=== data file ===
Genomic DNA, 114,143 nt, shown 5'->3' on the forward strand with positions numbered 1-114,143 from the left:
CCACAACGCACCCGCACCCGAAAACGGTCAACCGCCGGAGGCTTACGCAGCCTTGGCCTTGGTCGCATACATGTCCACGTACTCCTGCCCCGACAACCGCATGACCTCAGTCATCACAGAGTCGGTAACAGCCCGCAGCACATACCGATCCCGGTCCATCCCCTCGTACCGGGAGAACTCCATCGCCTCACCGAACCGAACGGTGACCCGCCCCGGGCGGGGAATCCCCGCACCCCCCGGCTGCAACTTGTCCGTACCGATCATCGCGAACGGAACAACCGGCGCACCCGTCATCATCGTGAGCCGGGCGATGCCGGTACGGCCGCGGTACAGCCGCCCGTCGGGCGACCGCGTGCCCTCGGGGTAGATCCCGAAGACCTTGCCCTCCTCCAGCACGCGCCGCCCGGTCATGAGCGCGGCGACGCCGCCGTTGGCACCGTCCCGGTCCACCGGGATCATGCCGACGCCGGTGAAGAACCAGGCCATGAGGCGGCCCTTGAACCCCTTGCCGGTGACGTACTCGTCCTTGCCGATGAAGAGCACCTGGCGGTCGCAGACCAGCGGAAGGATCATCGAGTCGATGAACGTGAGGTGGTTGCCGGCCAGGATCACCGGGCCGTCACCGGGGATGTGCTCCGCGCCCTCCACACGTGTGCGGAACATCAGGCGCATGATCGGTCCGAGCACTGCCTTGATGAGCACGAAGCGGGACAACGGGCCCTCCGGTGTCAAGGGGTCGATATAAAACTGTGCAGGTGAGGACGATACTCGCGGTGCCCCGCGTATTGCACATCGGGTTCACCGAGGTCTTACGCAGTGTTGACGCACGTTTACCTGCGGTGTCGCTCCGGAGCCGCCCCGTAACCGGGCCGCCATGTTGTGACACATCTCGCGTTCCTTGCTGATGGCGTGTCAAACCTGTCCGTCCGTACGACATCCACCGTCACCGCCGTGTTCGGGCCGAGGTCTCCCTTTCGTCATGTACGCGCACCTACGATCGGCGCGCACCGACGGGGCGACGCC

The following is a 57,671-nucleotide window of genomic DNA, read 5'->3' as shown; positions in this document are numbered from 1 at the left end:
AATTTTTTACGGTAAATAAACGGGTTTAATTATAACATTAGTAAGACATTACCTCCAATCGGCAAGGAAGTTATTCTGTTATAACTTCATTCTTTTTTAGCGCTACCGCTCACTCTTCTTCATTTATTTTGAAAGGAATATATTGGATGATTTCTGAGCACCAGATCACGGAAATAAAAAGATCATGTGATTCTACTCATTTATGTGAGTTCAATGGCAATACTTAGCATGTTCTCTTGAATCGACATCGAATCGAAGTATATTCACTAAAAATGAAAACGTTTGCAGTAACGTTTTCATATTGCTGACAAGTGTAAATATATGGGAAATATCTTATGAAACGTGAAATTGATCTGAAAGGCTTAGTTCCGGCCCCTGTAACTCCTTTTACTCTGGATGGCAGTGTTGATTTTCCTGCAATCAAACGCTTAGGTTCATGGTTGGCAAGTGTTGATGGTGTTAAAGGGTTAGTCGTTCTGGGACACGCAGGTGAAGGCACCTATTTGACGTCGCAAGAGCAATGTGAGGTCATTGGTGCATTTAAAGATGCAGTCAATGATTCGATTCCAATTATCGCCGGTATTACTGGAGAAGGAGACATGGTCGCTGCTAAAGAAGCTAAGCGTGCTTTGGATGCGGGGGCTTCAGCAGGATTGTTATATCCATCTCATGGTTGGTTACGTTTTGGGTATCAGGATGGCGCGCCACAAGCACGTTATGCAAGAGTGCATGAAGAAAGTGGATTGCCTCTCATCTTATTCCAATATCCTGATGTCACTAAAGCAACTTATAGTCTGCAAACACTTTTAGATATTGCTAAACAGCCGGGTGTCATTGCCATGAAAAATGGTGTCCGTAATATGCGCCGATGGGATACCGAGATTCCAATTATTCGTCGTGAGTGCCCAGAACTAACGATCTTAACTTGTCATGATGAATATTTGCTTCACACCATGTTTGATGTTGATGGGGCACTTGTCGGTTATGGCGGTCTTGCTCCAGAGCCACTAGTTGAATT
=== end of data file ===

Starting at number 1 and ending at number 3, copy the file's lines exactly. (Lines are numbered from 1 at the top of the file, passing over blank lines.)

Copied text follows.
Genomic DNA, 114,143 nt, shown 5'->3' on the forward strand with positions numbered 1-114,143 from the left:
CCACAACGCACCCGCACCCGAAAACGGTCAACCGCCGGAGGCTTACGCAGCCTTGGCCTTGGTCGCATACATGTCCACGTACTCCTGCCCCGACAACCGCATGACCTCAGTCATCACAGAGTCGGTAACAGCCCGCAGCACATACCGATCCCGGTCCATCCCCTCGTACCGGGAGAACTCCATCGCCTCACCGAACCGAACGGTGACCCGCCCCGGGCGGGGAATCCCCGCACCCCCCGGCTGCAACTTGTCCGTACCGATCATCGCGAACGGAACAACCGGCGCACCCGTCATCATCGTGAGCCGGGCGATGCCGGTACGGCCGCGGTACAGCCGCCCGTCGGGCGACCGCGTGCCCTCGGGGTAGATCCCGAAGACCTTGCCCTCCTCCAGCACGCGCCGCCCGGTCATGAGCGCGGCGACGCCGCCGTTGGCACCGTCCCGGTCCACCGGGATCATGCCGACGCCGGTGAAGAACCAGGCCATGAGGCGGCCCTTGAACCCCTTGCCGGTGACGTACTCGTCCTTGCCGATGAAGAGCACCTGGCGGTCGCAGACCAGCGGAAGGATCATCGAGTCGATGAACGTGAGGTGGTTGCCGGCCAGGATCACCGGGCCGTCACCGGGGATGTGCTCCGCGCCCTCCACACGTGTGCGGAACATCAGGCGCATGATCGGTCCGAGCACTGCCTTGATGAGCACGAAGCGGGACAACGGGCCCTCCGGTGTCAAGGGGTCGATATAAAACTGTGCAGGTGAGGACGATACTCGCGGTGCCCCGCGTATTGCACATCGGGTTCACCGAGGTCTTACGCAGTGTTGACGCACGTTTACCTGCGGTGTCGCTCCGGAGCCGCCCCGTAACCGGGCCGCCATGTTGTGACACATCTCGCGTTCCTTGCTGATGGCGTGTCAAACCTGTCCGTCCGTACGACATCCACCGTCACCGCCGTGTTCGGGCCGAGGTCTCCCTTTCGTCATGTACGCGCACCTACGATCGGCGCGCACCGACGGGGCGACGCC

The following is a 57,671-nucleotide window of genomic DNA, read 5'->3' as shown; positions in this document are numbered from 1 at the left end: